Regional poll tests Merkel alliance

Rhine-Westphalia vote follows German approval of controversial $28bn Greece rescue package.

    Polls state that Merkel's alliance will not gain a majority in Sunday's regional election [AFP]

    Voting stations opened at 06:00 GMT and will close at 16:00 GMT.

    The poll comes just two days after Germany's parliament approved about $28bn in emergency loans over three years to Greece as part of a EU-International Monetary Fund rescue package.

    'Electrified'

    A YouGov poll on Saturday said that 21 per cent of state voters would change their vote due to the Greek bailout.

    in depth
      Pictures: Greece protests
      Q&A: Greek economic crisis
      Blogs
      The Greeks are angry
      Sacrifice and suffocation for Greece
      The humiliation of Greece
      People & Power: The bankrupt state
      Inside Story: A financial bailout for Greece?
      Counting the Cost: Greece is the word
      Videos:
      Greek protests turn deadly
      Greece hit by anti-austerity rally
      Wake-up call for Greek economy
      Fears grow over debt crisis

    "The issue has electrified people as seldom before and is going to play a determining role" in the election, Klaus-Peter Schoeppner, head of the polling institute Emnid, said.

    Merkel has made more than 15 visits to the region recently and made frequent media announcements this week on why the aid to Greece, that is opposed by most Germans, is needed.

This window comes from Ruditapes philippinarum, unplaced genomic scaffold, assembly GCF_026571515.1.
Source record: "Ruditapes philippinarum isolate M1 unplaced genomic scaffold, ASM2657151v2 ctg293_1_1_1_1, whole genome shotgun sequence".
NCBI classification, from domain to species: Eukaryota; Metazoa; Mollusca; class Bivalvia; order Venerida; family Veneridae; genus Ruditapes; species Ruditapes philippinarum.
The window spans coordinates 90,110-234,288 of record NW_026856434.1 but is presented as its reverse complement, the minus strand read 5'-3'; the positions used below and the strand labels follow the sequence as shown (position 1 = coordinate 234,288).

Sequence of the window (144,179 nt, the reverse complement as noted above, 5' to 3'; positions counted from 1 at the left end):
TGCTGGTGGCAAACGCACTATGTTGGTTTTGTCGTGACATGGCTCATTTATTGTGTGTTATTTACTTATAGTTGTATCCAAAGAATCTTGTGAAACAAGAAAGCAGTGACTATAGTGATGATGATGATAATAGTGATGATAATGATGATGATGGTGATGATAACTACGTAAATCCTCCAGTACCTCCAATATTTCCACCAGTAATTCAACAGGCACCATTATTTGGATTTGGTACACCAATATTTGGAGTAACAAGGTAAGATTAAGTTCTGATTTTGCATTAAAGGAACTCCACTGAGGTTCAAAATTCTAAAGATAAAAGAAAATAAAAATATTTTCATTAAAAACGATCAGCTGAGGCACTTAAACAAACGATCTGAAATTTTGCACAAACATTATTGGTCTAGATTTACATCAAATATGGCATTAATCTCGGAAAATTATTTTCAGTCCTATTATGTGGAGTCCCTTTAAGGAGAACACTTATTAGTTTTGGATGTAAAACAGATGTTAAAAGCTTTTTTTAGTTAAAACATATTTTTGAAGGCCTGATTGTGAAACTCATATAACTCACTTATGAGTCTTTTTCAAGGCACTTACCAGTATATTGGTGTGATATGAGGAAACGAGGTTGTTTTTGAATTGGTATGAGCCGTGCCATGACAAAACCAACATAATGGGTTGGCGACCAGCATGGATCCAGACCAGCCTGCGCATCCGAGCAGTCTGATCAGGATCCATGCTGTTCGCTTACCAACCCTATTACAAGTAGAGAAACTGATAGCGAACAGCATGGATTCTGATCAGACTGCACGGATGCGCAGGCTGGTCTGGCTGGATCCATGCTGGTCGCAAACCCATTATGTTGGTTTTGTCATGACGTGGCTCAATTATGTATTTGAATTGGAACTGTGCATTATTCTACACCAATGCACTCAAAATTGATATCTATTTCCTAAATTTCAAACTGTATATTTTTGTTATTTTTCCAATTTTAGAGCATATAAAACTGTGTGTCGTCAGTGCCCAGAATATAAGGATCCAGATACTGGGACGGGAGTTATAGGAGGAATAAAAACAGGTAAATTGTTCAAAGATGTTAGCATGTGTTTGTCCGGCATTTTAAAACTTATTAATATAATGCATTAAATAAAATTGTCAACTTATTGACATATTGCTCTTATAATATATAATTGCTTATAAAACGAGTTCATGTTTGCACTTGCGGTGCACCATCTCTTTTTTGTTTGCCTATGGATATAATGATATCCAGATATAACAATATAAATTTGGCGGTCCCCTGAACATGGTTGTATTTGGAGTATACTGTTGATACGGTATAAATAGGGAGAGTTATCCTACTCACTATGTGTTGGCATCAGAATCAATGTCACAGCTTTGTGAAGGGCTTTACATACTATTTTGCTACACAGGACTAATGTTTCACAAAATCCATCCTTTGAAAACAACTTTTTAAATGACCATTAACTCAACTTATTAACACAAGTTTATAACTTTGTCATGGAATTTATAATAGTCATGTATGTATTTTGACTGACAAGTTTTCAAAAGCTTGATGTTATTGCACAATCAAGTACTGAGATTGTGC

Many Germans believe the Greek loan money should be used to ease fiscal tightening at home.

    "The election is extremely important because it is the first vote after the federal election and the poll in this big German state is being seen as a test for her," Gerd Langguth, a political scientist at Bonn University and biographer of Merkel, said.

    An ending of the CDU and FDP majority in the Bundersrat, the upper house, would cause delays in policy enactment approved after last September's elections, including tax cuts.

    Polls show that the alliance will not get a majority in the vote, in which 13.5 million citizens are eligable cast ballots.

    However, Langguth said that if the CDU-FDP majority was lost, as expected, "it would not be a catastrophe but it would certainly make things more complicated and difficult for the chancellor".

    Nadim Baba, Al Jazeera's correspondent in Dusseldorf said: "This region is extremely important in national politics here.

    "The voters not only elect the members of the regional parliment but by doing so decide who is sent to the upper house of parliament.

    "So with things neck and neck here, Merkel and her allies could loose control of the region and the upper house of parliament making it very hard for her to push through any reform plan quickly.

    "That's why there is so much international interest, because not only is it seen as a referendum on Greece, but also an indication on how successful this government might be in the next year or so in terms of cutting Germany's budget deficit and getting its own finances in order."

    SOURCE: Al Jazeera and agencies


    YOU MIGHT ALSO LIKE

    The woman who cleans up after 'lonely deaths' in Japan

    The woman who cleans up after 'lonely deaths' in Japan

    When somebody dies lonely and alone, Miyu Kojima steps in to clean their home and organise the mementos of their life.

    Putin and the 'triumph of Christianity' in Russia

    Putin and the 'triumph of Christianity' in Russia

    The rise of the Orthodox Church in Russia appears unstoppable, write filmmakers Glen Ellis and Viktoryia Kolchyna who went to investigate the close ties between the church and Putin.

    The chill effect: Is India's media running scared?

    The chill effect: Is India's media running scared?

    Much of India's media spurns a scoop about the son of PM Modi's right-hand man. Plus, NFL as platform for race politics.